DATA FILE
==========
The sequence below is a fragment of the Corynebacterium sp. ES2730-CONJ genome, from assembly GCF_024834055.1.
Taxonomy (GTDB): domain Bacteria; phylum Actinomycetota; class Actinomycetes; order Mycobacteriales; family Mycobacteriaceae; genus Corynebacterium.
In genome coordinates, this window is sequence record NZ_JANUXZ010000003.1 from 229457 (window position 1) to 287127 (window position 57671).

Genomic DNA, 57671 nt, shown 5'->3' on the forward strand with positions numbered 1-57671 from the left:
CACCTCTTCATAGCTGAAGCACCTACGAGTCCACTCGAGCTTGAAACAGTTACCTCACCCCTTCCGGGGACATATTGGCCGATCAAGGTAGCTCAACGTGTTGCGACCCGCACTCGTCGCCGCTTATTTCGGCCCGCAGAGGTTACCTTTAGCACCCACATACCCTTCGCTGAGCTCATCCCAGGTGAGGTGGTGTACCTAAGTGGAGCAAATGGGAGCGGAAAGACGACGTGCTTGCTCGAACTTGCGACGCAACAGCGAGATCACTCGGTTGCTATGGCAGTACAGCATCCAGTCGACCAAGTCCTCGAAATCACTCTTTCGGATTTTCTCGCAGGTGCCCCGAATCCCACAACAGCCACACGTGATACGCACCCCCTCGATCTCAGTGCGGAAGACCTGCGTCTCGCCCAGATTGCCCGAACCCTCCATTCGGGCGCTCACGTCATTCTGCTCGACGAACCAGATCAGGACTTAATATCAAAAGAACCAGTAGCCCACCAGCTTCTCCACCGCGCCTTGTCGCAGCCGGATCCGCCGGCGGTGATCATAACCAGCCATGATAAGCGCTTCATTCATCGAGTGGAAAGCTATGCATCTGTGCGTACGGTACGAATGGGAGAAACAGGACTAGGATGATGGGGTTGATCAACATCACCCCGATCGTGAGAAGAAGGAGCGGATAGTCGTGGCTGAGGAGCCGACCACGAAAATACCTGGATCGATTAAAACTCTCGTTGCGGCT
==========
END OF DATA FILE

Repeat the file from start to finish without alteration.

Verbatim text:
The sequence below is a fragment of the Corynebacterium sp. ES2730-CONJ genome, from assembly GCF_024834055.1.
Taxonomy (GTDB): domain Bacteria; phylum Actinomycetota; class Actinomycetes; order Mycobacteriales; family Mycobacteriaceae; genus Corynebacterium.
In genome coordinates, this window is sequence record NZ_JANUXZ010000003.1 from 229457 (window position 1) to 287127 (window position 57671).

Genomic DNA, 57671 nt, shown 5'->3' on the forward strand with positions numbered 1-57671 from the left:
CACCTCTTCATAGCTGAAGCACCTACGAGTCCACTCGAGCTTGAAACAGTTACCTCACCCCTTCCGGGGACATATTGGCCGATCAAGGTAGCTCAACGTGTTGCGACCCGCACTCGTCGCCGCTTATTTCGGCCCGCAGAGGTTACCTTTAGCACCCACATACCCTTCGCTGAGCTCATCCCAGGTGAGGTGGTGTACCTAAGTGGAGCAAATGGGAGCGGAAAGACGACGTGCTTGCTCGAACTTGCGACGCAACAGCGAGATCACTCGGTTGCTATGGCAGTACAGCATCCAGTCGACCAAGTCCTCGAAATCACTCTTTCGGATTTTCTCGCAGGTGCCCCGAATCCCACAACAGCCACACGTGATACGCACCCCCTCGATCTCAGTGCGGAAGACCTGCGTCTCGCCCAGATTGCCCGAACCCTCCATTCGGGCGCTCACGTCATTCTGCTCGACGAACCAGATCAGGACTTAATATCAAAAGAACCAGTAGCCCACCAGCTTCTCCACCGCGCCTTGTCGCAGCCGGATCCGCCGGCGGTGATCATAACCAGCCATGATAAGCGCTTCATTCATCGAGTGGAAAGCTATGCATCTGTGCGTACGGTACGAATGGGAGAAACAGGACTAGGATGATGGGGTTGATCAACATCACCCCGATCGTGAGAAGAAGGAGCGGATAGTCGTGGCTGAGGAGCCGACCACGAAAATACCTGGATCGATTAAAACTCTCGTTGCGGCT